I think the PV page is now less pro-PV, and more factually specific. If you disagree then please correct the errors you think remain. I have no interest in promoting this theory and think that the facts should and do speak for themselves. Please let me know if you intend to edit the PV page or remove the dispute.
In future please do not jump to conclusions but take the time to make a proper inquiry.
M. Ibison, "Cosmological test of the Yilmaz theory of gravity," Classical and Quantum Gravity Vol. 23, pp. 577-589 (2006).
M. Ibison, "The Yilmaz Cosmology," Proceedings of the First Crisis in Cosmology Conference (CCC-I) AIP (2006).
M. Ibison, "Investigation of the polarizable vacuum cosmology," astro-ph/0302273.
Michael Ibison, 16:41, 22 May 2006 (UTC)

Hello, Michael:

  1. Thank you for clearing up the issue of your identity. I am happy to assume that as a newbie here at WP you simply hadn't thought about how this might appear.
  2. I appreciate the information about the structure of Earthtech. This seems to keep coming up and I want to make sure I have it straight the next time I have to discuss Puthoff. Can you help me make sure I have got this right now? TIA.



    • Since webpages for IASA are hosted at Earthtech, I presume IASA is a subsidiary of Earthtech. Is this correct?

I am not sure but I don't think so. I think that they are effectively two different parallel entities. The reason for the multiplicity probably has to do with the history of how they were originally funded.

    • Does Earthtech and/or IASA disclose the identity of their sponsors?

No. The board of sponsors has asked to remain anonymous. To reveal the members' names would jeopardize our funding.

  1. The inaccurate statement about my support for PV and subsequently for the Yilmaz Theory may have been added by me (don't recall for sure, but I think arose from misreading some mangled comment at a crank website); thank you for correcting that.
  2. Ideally, we would like WP articles to be both well-informed and independent, but we realize that this ideal may be hard to achieve and in the spirit of WP:AGF most WP editors, including myself, would be happy to see contribs from knowledgeable persons so long as it is clear that these are not promoting some speculative idea or otherwise manipulating WP as an information resource for the world. For example, concerning the opinions of Michael Ibison I agree that you are the best source and I certainly don't want WP to misrepresent anything.
  3. While we appreciate your efforts to improve the WP, but I think you can see why some of us are concerned about ties between yourself and the work discussed in the article, since it can be difficult to obey WP:NPOV. See for example the contention over Plasma cosmology, which has been intensively edited by Elerner (talk · contribs), in real life Eric Lerner, a proponent of that theory.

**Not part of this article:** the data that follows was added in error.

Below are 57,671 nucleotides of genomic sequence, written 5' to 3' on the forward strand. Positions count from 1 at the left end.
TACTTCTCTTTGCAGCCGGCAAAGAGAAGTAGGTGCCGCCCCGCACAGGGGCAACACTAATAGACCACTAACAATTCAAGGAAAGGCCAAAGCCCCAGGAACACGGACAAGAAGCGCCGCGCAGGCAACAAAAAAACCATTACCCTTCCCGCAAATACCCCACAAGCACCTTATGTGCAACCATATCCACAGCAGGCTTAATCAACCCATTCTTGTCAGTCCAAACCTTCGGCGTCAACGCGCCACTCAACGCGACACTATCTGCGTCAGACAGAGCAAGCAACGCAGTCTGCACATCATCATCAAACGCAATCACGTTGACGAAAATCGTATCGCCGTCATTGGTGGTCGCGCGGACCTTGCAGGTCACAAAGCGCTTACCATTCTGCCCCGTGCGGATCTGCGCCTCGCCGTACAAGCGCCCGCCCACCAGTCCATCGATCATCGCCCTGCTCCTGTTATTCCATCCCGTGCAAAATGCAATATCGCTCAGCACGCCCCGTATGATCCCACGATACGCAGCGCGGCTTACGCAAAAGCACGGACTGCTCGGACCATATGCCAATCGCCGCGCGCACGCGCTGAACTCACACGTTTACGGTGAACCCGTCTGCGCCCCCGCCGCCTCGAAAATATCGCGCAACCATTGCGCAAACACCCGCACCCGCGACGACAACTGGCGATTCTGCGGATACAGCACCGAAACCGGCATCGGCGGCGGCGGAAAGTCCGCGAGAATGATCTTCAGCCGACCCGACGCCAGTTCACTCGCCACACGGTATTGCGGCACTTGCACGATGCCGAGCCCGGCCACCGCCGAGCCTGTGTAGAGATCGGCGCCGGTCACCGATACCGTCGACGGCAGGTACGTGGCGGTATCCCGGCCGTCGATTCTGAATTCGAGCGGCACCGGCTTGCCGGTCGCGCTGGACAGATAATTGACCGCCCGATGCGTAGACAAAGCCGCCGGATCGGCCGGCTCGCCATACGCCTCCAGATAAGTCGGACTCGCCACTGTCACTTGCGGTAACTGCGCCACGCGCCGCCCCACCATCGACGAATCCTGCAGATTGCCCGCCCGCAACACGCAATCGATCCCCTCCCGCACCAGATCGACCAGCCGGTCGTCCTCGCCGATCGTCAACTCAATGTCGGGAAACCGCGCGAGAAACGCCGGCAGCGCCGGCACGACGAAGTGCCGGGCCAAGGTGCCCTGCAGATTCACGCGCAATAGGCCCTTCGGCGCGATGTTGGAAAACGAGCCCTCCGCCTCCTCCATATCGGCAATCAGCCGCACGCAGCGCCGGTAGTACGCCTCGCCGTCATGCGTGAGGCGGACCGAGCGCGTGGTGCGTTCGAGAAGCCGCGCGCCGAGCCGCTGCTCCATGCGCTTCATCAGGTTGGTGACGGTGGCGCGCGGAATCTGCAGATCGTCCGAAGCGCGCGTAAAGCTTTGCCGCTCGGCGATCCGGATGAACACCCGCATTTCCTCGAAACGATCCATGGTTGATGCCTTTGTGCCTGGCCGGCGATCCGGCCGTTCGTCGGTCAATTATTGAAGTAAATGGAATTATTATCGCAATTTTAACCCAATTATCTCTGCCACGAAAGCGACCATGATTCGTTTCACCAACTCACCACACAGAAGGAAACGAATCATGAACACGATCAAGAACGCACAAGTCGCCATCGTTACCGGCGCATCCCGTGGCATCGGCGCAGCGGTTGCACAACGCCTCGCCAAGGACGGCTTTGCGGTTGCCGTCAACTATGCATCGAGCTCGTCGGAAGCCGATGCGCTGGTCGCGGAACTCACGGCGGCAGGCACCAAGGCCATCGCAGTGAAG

I am familiar with Eric's 'strength of advocacy' of his ideas!

I applaud the position of the Wiki Editorship. If you find yourself in factual disagreement with my assessment of PV then I have no problem being corrected. My aim in editing the post, as in the LANL archive paper, was to present an assessment of the theory that at the outset is neutral, though in the end finds it lacking. I think the existing post is an improvement in that regard. BTW, I think that the leading statement "The Polarizable Vacuum (PV) is a theory proposed by Harold Puthoff which provides an alternate explanation for the mechanisms of General relativity. Such claims are not accepted within mainstream physics." is misleading. GR *can* be cast as a polarizable vacuum theory (see de Felice and the website by Visser on Analogue Gravity), but *only* in so far as it describes the effects of gravity on the propagation of EM fields. PV fails in this regard not because the idea of a polarizable vacuum is flawed, but because PV admits only a single scalar 'refractive index' degree of freedom, which is too few to do the job to be consistent with observation. On the other hand, I do agree with the current flag on the PV post that "the effect of gravitation on an EM field can be modelled as that of a 'medium' on light is arguably misleading." I think that I may have written this. It should be corrected. I do not know what the correct Wiki protocol. I will assume that it is OK if I go back and reword it.